Villarreal – Manchester United: Out With The Old, In With The New? (0-2)

Riding the wave of a temporary manager for the best part of three years, Manchester United yearned for a turnaround off the back of Solskjær’s exit. But conforming to a habit of cutting corners, a new status for Michael Carrick in the dugout yielded little. An arduous showing on the pitch may have earned three points at the final whistle, but how much has really changed?

Tactical analysis and match report by Emmanuel Adeyemi-Abere.


This fixture would see the two contestants of the 2021 Europa League Final lock horns for the final time this year. Back on the European stage with the knockout stages in sight, both of these outfits hoped affairs on the continent would provide a convenient diversion from matters closer to home.

In stark contrast to an aggressive opening to the last campaign, Villarreal have straggled far off the chasing pack in LaLiga, lying seven points adrift of the top six. Falling back on old habits in troubling straits, their leader Unai Emery has turned outward to Europe for respite. Here his players still excel, sitting top of their Champions League group on goal difference. So besting their illustrious visitors everywhere but on the scoreline at Old Trafford, could the Yellow Submarine sink the Mancunians?

Indeed, friendly fire from Manchester United could do the job for the Spaniards. Ineptitude from top to bottom has marred the outlook of their season. From domination at the hands of their arch rivals to humiliation at the hands of relegation fodder, such pitiful form could not go with impunity, or has it? Michael Carrick may be at the wheel, but little suggests that he has the tools to reroute United’s path.

Emery lined up the home team in their usual 4-4-2 shape. Aware that his men could get in the Round of 16 off the back of a victory, he made five changes to the starting eleven that drew 1-1 with Celta Vigo last time out. Among those, Étienne Capoue featured next to Dani Parejo in the double pivot, and their primary marksman Arnaut Danjuma came back into the fold on the left of the front two.

Formerly part of the coaching setup that had flirted with the back three at the end of Solskjær’s reign, Carrick stuck to a 4-2-3-1 formation. However, following the 4-1 defeat to Watford, some new faces did appear in the side. The notorious pair of Fred and Scott McTominay returned in the middle of the park, but Donny van de Beek replaced the talismanic Bruno Fernandes in the number ten role. Luke Shaw made way for Alex Telles at left back, and Anthony Martial earned a spot upfront from the off.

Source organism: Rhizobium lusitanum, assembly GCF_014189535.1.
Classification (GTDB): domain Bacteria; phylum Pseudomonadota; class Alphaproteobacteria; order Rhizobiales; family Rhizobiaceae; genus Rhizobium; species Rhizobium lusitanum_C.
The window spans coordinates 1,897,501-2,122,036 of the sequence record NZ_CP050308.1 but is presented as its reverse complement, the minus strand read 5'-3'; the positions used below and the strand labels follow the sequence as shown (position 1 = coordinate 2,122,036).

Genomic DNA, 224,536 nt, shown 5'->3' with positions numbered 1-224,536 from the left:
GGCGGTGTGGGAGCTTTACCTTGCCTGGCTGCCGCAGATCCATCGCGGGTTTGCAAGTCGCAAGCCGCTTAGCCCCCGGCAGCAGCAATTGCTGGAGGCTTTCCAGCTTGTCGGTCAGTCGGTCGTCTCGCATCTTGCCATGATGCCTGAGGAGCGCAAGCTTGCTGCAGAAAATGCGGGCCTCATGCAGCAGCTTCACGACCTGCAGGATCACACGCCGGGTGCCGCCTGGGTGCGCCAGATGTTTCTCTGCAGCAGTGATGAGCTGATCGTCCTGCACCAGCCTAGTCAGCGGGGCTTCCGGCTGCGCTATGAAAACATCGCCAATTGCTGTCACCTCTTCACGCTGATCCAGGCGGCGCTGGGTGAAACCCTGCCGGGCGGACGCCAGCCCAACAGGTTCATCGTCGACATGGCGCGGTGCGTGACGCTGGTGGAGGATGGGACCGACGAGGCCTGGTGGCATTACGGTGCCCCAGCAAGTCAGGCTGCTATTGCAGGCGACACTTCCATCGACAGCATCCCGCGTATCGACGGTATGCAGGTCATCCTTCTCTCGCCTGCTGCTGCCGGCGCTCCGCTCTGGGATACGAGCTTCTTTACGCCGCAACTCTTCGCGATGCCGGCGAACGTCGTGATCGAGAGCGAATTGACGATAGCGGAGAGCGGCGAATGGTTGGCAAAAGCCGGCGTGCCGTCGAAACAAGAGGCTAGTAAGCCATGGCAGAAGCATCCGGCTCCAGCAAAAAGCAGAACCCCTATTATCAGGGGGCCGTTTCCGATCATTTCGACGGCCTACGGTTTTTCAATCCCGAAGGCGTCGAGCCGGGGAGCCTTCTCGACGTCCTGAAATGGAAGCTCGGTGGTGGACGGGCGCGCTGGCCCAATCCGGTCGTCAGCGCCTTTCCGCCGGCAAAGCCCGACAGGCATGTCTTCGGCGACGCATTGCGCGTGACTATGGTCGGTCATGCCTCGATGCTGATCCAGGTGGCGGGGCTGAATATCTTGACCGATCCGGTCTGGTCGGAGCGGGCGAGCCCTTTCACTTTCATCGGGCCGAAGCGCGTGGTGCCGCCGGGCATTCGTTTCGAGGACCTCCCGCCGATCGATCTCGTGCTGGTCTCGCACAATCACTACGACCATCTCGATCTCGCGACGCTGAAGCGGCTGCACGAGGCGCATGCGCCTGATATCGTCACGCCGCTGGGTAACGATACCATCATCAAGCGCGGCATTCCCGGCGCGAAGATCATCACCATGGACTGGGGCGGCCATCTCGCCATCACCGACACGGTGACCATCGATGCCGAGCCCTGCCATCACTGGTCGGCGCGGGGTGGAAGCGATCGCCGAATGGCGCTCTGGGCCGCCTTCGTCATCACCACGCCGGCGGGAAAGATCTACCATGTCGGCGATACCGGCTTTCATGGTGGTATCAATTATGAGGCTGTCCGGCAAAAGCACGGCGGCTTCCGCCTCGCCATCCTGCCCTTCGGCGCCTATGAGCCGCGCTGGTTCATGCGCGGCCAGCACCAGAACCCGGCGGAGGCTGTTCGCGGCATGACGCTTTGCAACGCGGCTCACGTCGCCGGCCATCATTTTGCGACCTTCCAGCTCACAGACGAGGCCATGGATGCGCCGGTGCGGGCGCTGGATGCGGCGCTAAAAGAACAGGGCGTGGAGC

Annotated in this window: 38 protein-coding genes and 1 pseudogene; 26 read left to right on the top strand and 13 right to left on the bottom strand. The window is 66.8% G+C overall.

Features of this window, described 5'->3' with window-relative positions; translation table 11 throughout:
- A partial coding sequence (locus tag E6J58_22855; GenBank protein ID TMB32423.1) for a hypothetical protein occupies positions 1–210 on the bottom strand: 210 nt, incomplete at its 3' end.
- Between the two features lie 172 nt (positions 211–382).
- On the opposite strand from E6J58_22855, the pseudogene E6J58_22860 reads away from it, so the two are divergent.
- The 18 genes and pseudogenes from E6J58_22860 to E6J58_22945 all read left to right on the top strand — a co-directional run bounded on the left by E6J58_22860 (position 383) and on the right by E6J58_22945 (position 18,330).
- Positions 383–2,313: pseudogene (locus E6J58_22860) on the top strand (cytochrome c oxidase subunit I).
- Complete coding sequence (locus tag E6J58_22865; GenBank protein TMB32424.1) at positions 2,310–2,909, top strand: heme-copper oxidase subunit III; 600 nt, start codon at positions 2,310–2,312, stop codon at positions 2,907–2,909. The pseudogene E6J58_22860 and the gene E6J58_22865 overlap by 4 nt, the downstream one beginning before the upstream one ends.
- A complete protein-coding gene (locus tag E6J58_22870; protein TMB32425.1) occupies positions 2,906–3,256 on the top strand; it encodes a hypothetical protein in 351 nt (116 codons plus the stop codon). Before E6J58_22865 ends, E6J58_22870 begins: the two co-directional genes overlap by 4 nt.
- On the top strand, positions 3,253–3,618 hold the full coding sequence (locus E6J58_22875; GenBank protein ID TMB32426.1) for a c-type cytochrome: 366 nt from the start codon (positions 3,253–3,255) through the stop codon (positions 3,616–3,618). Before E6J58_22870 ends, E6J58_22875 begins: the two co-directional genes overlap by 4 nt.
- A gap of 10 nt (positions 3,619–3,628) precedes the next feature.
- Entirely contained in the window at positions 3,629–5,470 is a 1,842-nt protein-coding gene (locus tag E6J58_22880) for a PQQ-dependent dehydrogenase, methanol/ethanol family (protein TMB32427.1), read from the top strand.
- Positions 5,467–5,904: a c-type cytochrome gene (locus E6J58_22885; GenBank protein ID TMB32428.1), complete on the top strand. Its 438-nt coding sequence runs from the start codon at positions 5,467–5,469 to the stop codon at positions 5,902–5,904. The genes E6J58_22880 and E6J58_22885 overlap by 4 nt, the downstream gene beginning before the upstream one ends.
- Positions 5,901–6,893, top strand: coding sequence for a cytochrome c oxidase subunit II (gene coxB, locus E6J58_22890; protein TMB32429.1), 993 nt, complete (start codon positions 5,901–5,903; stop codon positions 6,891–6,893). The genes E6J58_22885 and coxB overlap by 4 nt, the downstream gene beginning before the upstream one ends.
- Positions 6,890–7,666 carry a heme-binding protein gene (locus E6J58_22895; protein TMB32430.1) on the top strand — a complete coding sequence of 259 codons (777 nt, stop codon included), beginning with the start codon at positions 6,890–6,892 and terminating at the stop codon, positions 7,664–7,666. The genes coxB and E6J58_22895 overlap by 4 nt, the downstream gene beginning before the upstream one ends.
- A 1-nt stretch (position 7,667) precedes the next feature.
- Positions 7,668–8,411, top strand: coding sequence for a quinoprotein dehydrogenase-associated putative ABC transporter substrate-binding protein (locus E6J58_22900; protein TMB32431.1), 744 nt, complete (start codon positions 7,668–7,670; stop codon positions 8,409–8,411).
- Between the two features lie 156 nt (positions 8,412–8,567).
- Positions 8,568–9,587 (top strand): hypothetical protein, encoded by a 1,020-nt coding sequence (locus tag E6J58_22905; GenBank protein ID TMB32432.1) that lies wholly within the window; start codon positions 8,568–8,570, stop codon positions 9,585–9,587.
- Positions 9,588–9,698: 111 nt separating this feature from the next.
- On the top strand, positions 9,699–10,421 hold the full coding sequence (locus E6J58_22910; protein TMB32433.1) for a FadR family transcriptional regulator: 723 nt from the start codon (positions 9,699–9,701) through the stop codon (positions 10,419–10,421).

What path to pursue?

A dicey task confronted Carrick to mark his first occasion at the helm in the dugout. On the one hand, three points at Estadio de la Cerámica would book their place in the Round of 16. On the other hand, the possibility of a damaging defeat that would endanger them with a premature exit from the group stage for the second year in a row loomed large. So how strategically would he tackle this challenge?


Experimental defending cannot seize the initiative

His configuration of the attack shed some possible clues. Before kickoff, one would have foreseen Cristiano Ronaldo leading the line. But, in the end, the Portuguese forward featured on the left wing while Anthony Martial took his role through the middle. This alignment forced the manager to find new solutions to the perennial problem of integrating the summer buy into the side without the ball.

United often retreated from their 4-2-3-1 formation, shifting into a variety of loose shapes. From time to time, a clearer 4-4-2 block emerged where Ronaldo stayed in the frontline with Martial while Fred shuttled outward to the left of the midfield. In other moments, they tended towards a very flat and asymmetric diamond where van de Beek filled the midfield and Ronaldo was higher than Sancho.


United’s flat 4-4-2 diamond shape, where van de Beek stands slightly ahead of the midfield.


In the end, Carrick quickly abandoned the experiment. Around a quarter of an hour into the contest, Martial swapped places with Ronaldo, moving out to the left flank. Yet, the switch did not bring about an upturn in United’s fortunes. For all the flexibility and improvisation United showcased, a lack of clear, targeted roles to force turnovers gave Emery’s men the license to dominate the play.